All the reviews I’ve seen and read on the Oscar ceremony have focused on the confusion that surrounded the Best Picture award, but it seems to me that we’ve missed a great chance here to say something important about failure and mistakes.
In Western societies, many of us fall prey to the cultural message of perfection. We’re told to do better, try harder, ‘be the best you can be’. Whatever happened to the idea that you’re ok already, just as you are? This constant push towards perfection and the inextricably linked feeling of low self-esteem (‘I’m not good enough’) includes the idea that mistakes are not acceptable. Hence the outcry and apparent need for an inquiry over the Oscars’ white envelope mistake.
An inquiry? For a simple mistake over two sets of envelopes?
What if everyone had followed the line taken by Barry Jenkins, director of Moonlight, the movie that won Best Picture? He said that it was just ‘a human error’ and “It just happens. We’re human beings, you know? We’re not perfect.”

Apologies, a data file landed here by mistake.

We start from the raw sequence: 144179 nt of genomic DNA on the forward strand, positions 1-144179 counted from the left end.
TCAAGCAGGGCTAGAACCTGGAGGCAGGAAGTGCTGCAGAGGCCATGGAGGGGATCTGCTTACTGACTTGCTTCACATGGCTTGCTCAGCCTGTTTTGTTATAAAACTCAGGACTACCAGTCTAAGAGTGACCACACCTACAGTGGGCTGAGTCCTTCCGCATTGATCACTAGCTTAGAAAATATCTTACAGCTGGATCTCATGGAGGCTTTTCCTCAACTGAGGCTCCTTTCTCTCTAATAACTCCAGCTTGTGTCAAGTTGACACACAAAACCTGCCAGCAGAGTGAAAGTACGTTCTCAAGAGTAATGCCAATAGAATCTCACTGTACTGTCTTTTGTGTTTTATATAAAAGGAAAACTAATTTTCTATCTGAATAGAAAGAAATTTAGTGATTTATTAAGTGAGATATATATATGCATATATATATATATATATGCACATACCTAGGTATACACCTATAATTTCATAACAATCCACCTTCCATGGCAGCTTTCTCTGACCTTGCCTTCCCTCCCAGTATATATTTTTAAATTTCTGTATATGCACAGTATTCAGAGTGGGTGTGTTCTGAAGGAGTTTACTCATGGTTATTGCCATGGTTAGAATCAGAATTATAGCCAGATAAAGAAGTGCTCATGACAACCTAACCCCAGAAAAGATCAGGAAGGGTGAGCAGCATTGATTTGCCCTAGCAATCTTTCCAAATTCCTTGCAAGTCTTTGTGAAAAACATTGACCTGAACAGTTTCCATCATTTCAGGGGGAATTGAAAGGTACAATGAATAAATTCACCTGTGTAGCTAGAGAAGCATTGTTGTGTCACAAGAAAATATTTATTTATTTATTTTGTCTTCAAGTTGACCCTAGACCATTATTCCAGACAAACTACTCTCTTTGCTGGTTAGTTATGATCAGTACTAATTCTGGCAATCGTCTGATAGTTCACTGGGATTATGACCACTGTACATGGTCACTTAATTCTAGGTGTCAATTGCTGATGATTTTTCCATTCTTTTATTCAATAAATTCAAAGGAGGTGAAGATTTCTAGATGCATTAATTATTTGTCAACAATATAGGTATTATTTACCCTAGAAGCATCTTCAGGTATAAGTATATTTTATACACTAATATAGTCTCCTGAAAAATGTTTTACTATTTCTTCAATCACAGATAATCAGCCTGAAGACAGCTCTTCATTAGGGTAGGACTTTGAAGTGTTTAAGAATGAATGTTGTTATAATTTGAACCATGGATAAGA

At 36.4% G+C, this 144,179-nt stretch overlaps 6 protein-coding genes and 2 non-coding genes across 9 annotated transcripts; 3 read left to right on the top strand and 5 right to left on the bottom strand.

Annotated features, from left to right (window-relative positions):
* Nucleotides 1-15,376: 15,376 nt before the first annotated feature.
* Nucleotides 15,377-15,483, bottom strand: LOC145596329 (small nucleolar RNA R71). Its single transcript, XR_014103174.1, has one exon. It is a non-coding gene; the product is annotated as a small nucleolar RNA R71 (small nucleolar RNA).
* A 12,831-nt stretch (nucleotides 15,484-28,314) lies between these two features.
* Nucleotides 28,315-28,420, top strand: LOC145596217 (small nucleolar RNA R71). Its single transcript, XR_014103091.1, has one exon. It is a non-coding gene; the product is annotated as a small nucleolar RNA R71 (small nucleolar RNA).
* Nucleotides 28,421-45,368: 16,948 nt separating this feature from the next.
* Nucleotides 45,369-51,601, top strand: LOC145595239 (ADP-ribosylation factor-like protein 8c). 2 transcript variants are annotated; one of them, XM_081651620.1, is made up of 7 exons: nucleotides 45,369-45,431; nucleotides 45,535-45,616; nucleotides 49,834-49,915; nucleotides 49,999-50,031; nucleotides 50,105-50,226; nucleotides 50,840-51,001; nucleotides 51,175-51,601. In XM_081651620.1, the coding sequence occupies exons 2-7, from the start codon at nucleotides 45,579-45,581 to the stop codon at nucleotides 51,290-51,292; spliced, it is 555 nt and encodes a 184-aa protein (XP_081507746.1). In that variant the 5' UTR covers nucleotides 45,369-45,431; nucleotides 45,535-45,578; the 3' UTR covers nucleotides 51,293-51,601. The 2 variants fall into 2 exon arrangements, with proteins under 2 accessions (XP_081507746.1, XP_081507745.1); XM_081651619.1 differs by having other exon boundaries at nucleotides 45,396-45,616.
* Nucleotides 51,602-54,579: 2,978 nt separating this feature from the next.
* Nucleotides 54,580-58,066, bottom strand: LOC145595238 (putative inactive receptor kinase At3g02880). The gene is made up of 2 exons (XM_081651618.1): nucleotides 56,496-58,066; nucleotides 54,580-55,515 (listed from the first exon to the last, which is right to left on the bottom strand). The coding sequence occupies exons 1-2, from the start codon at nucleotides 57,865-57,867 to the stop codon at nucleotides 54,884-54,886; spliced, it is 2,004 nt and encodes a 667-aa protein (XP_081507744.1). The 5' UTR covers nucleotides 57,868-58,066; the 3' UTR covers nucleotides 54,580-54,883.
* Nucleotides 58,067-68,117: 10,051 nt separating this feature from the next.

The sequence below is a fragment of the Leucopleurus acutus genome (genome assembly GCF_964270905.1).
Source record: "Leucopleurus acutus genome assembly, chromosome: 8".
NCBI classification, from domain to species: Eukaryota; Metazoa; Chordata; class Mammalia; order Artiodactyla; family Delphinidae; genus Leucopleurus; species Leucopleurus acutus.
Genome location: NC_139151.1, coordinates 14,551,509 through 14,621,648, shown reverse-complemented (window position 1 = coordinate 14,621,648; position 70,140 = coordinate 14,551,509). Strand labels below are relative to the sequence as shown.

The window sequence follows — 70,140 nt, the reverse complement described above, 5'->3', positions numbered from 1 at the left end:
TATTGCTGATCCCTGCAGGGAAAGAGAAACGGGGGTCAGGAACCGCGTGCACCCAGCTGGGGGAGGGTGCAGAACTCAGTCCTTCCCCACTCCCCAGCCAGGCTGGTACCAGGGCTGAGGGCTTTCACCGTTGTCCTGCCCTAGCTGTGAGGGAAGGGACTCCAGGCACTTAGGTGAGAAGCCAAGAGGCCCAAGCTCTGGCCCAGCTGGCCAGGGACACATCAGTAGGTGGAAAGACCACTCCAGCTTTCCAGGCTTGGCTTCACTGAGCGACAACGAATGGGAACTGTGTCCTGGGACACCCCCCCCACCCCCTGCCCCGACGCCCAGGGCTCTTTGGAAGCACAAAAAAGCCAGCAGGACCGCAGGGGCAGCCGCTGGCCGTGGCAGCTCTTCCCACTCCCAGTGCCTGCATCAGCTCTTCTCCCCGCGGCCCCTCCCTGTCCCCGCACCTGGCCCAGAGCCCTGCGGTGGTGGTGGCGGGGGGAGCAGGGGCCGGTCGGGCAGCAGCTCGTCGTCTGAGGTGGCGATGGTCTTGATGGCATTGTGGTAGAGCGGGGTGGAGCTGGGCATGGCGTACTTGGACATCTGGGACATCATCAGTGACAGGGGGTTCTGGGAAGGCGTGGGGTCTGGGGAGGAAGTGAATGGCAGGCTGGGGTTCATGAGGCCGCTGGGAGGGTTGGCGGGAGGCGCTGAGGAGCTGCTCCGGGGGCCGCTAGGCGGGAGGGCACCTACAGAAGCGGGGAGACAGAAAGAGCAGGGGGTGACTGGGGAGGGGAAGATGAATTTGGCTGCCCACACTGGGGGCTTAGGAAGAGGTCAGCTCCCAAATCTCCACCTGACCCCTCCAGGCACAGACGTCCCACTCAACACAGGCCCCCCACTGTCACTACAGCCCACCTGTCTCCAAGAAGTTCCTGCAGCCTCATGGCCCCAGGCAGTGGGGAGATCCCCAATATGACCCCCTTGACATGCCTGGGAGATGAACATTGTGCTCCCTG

He’s right. It’s ok to make mistakes. As humans, we’re bound to make mistakes, in fact. We can’t avoid them, because we’re not robots, programmed to just do a few things, perfectly. We’re complex living beings who will make mistakes and fail from time to time. We’re not perfect. And that’s ok.
Moonlight is a film that teaches us compassion, and I’m happy to follow its director’s line. It’s good to let our mistakes go, and move past them with forgiveness, not self-recrimination.
PS If you find yourself struggling with anxiety over the idea of failure or making mistakes, there’s a mind-changing speech at the Insight Meditation Centre, Redwood City, California on the benefits of failure.